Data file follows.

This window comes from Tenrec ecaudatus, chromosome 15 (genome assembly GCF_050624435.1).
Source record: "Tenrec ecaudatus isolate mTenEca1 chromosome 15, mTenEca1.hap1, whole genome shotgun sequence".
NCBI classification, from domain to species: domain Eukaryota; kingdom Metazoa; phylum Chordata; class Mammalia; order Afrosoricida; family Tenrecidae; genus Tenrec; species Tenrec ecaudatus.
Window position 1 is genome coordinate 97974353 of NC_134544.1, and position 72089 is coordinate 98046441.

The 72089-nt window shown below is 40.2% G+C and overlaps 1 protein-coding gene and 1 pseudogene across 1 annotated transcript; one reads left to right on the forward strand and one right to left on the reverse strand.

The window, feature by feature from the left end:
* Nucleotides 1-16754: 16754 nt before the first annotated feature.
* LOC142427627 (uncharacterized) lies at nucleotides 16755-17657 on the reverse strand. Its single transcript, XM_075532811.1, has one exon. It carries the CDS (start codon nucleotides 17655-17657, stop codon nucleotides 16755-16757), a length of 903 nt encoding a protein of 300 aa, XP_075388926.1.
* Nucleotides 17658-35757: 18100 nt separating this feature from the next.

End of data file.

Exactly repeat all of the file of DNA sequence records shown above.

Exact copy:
This window comes from Tenrec ecaudatus, chromosome 15 (genome assembly GCF_050624435.1).
Source record: "Tenrec ecaudatus isolate mTenEca1 chromosome 15, mTenEca1.hap1, whole genome shotgun sequence".
NCBI classification, from domain to species: domain Eukaryota; kingdom Metazoa; phylum Chordata; class Mammalia; order Afrosoricida; family Tenrecidae; genus Tenrec; species Tenrec ecaudatus.
Window position 1 is genome coordinate 97974353 of NC_134544.1, and position 72089 is coordinate 98046441.

The 72089-nt window shown below is 40.2% G+C and overlaps 1 protein-coding gene and 1 pseudogene across 1 annotated transcript; one reads left to right on the forward strand and one right to left on the reverse strand.

The window, feature by feature from the left end:
* Nucleotides 1-16754: 16754 nt before the first annotated feature.
* LOC142427627 (uncharacterized) lies at nucleotides 16755-17657 on the reverse strand. Its single transcript, XM_075532811.1, has one exon. It carries the CDS (start codon nucleotides 17655-17657, stop codon nucleotides 16755-16757), a length of 903 nt encoding a protein of 300 aa, XP_075388926.1.
* Nucleotides 17658-35757: 18100 nt separating this feature from the next.